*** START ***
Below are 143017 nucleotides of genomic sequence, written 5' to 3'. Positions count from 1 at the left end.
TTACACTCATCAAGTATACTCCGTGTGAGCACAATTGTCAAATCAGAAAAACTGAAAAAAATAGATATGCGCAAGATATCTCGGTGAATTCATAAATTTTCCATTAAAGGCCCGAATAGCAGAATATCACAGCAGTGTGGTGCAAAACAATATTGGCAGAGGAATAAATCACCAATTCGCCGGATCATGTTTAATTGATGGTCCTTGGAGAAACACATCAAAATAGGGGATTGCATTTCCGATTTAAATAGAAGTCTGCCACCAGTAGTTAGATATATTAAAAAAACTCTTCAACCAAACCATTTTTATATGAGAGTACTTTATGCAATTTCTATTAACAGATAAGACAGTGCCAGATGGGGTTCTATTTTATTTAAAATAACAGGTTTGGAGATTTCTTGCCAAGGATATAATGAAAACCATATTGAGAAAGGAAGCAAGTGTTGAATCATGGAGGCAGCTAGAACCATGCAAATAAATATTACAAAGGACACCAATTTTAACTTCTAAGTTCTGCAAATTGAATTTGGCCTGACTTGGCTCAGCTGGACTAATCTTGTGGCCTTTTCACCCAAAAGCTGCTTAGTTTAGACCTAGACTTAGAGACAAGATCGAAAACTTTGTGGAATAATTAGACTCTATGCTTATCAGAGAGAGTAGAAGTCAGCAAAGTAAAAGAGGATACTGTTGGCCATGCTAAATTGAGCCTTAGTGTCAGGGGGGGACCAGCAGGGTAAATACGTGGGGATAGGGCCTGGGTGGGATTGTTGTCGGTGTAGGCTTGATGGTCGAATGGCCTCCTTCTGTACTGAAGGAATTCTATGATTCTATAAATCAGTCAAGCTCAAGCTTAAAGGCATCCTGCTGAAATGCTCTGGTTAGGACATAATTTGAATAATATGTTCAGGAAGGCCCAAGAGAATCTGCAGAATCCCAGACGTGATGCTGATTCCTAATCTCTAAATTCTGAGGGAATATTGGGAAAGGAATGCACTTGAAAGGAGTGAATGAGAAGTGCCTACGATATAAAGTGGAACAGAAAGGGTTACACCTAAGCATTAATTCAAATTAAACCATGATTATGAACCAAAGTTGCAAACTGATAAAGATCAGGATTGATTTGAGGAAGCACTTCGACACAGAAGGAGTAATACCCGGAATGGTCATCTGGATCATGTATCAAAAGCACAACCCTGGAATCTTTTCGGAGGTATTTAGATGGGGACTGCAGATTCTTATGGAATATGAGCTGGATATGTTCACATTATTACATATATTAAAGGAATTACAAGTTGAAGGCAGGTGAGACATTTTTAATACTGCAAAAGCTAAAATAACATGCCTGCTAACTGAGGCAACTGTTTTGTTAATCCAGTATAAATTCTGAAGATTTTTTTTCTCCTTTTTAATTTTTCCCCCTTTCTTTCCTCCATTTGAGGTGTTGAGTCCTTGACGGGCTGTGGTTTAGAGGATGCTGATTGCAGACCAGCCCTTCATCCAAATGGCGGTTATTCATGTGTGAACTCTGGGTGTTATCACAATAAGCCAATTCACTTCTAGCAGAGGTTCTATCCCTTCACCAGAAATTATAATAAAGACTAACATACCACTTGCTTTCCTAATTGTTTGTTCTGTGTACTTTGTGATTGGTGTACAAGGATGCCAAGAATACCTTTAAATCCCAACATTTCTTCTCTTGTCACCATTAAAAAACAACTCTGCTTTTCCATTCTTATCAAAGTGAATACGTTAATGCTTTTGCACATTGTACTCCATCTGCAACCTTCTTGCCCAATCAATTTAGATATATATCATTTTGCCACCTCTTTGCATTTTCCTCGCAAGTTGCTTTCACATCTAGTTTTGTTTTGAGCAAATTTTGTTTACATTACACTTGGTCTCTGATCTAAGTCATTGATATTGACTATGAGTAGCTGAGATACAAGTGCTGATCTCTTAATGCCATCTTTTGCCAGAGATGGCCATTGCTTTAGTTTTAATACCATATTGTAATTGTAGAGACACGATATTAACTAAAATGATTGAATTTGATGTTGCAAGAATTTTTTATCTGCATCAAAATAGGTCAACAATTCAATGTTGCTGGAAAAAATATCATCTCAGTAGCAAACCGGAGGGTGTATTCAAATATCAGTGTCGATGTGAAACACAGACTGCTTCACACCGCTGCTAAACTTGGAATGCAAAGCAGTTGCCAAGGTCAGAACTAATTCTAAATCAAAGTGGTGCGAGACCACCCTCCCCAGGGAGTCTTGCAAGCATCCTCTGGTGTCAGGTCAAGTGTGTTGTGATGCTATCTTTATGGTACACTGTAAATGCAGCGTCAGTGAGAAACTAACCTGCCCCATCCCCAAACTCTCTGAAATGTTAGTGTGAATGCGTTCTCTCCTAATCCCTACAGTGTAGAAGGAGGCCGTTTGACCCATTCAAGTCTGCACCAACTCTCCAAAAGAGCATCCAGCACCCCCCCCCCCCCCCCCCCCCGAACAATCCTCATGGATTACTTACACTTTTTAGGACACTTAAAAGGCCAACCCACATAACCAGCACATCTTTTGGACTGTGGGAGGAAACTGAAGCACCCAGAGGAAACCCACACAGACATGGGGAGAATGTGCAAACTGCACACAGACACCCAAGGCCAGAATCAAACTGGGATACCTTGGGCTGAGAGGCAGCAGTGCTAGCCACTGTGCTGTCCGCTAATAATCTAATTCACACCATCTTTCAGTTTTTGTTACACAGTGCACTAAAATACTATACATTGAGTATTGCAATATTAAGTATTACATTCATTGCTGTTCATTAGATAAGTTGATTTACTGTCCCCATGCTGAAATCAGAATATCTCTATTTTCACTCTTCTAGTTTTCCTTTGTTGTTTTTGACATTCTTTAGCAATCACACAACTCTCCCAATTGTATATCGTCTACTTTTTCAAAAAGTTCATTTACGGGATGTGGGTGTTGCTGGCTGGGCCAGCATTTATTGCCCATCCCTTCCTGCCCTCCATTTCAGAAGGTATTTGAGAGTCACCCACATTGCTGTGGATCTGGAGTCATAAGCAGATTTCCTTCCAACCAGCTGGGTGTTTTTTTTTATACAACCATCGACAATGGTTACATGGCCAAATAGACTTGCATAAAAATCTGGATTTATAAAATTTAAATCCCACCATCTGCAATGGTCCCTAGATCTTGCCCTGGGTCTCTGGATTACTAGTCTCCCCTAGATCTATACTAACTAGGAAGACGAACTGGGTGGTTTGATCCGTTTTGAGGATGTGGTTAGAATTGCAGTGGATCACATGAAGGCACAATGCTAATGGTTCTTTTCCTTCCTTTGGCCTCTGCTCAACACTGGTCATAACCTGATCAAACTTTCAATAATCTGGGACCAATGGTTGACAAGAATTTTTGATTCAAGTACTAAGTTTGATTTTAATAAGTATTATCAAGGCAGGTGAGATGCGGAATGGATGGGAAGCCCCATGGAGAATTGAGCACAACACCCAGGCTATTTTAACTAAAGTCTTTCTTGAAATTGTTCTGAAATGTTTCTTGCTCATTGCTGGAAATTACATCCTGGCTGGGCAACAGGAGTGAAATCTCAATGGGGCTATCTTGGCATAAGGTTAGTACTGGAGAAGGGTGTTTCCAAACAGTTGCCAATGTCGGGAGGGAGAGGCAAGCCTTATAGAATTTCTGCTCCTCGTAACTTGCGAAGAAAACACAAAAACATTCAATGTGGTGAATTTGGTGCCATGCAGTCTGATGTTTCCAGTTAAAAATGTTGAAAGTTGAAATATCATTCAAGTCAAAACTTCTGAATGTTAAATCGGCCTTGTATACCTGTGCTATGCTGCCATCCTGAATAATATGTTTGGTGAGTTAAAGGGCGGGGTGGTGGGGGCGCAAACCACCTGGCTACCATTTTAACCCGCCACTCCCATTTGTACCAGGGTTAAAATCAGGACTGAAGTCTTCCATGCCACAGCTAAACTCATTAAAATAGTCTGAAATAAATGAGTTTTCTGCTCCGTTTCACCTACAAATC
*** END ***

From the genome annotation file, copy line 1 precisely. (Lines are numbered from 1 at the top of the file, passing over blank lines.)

Below are 143017 nucleotides of genomic sequence, written 5' to 3'. Positions count from 1 at the left end.